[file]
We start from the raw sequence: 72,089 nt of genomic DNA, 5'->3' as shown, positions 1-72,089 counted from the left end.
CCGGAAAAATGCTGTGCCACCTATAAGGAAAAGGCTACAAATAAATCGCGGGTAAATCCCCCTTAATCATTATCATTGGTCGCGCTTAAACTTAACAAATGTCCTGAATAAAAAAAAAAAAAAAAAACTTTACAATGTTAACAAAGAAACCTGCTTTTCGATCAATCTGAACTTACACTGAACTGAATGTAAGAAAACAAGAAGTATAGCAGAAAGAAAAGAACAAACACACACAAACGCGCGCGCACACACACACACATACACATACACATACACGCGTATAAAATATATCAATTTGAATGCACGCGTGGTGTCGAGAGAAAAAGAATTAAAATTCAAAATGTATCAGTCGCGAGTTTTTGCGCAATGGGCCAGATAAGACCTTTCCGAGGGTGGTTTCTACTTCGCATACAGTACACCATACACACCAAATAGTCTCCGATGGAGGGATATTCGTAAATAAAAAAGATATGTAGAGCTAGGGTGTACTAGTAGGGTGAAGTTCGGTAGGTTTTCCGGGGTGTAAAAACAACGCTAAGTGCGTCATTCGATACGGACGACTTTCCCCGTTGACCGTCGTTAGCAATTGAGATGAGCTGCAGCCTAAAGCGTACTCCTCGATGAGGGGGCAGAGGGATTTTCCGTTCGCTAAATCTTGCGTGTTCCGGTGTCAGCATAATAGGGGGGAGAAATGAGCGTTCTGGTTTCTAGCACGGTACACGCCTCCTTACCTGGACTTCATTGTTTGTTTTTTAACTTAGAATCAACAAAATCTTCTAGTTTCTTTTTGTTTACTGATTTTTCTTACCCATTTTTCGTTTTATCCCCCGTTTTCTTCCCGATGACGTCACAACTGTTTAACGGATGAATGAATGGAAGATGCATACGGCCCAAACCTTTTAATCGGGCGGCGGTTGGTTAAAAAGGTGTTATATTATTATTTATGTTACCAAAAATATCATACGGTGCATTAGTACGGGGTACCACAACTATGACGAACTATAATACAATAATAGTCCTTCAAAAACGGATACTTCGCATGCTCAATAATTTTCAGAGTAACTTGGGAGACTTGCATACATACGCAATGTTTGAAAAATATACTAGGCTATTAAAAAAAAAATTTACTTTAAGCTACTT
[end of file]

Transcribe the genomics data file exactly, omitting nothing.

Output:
We start from the raw sequence: 72,089 nt of genomic DNA, 5'->3' as shown, positions 1-72,089 counted from the left end.
CCGGAAAAATGCTGTGCCACCTATAAGGAAAAGGCTACAAATAAATCGCGGGTAAATCCCCCTTAATCATTATCATTGGTCGCGCTTAAACTTAACAAATGTCCTGAATAAAAAAAAAAAAAAAAAACTTTACAATGTTAACAAAGAAACCTGCTTTTCGATCAATCTGAACTTACACTGAACTGAATGTAAGAAAACAAGAAGTATAGCAGAAAGAAAAGAACAAACACACACAAACGCGCGCGCACACACACACACATACACATACACATACACGCGTATAAAATATATCAATTTGAATGCACGCGTGGTGTCGAGAGAAAAAGAATTAAAATTCAAAATGTATCAGTCGCGAGTTTTTGCGCAATGGGCCAGATAAGACCTTTCCGAGGGTGGTTTCTACTTCGCATACAGTACACCATACACACCAAATAGTCTCCGATGGAGGGATATTCGTAAATAAAAAAGATATGTAGAGCTAGGGTGTACTAGTAGGGTGAAGTTCGGTAGGTTTTCCGGGGTGTAAAAACAACGCTAAGTGCGTCATTCGATACGGACGACTTTCCCCGTTGACCGTCGTTAGCAATTGAGATGAGCTGCAGCCTAAAGCGTACTCCTCGATGAGGGGGCAGAGGGATTTTCCGTTCGCTAAATCTTGCGTGTTCCGGTGTCAGCATAATAGGGGGGAGAAATGAGCGTTCTGGTTTCTAGCACGGTACACGCCTCCTTACCTGGACTTCATTGTTTGTTTTTTAACTTAGAATCAACAAAATCTTCTAGTTTCTTTTTGTTTACTGATTTTTCTTACCCATTTTTCGTTTTATCCCCCGTTTTCTTCCCGATGACGTCACAACTGTTTAACGGATGAATGAATGGAAGATGCATACGGCCCAAACCTTTTAATCGGGCGGCGGTTGGTTAAAAAGGTGTTATATTATTATTTATGTTACCAAAAATATCATACGGTGCATTAGTACGGGGTACCACAACTATGACGAACTATAATACAATAATAGTCCTTCAAAAACGGATACTTCGCATGCTCAATAATTTTCAGAGTAACTTGGGAGACTTGCATACATACGCAATGTTTGAAAAATATACTAGGCTATTAAAAAAAAAATTTACTTTAAGCTACTT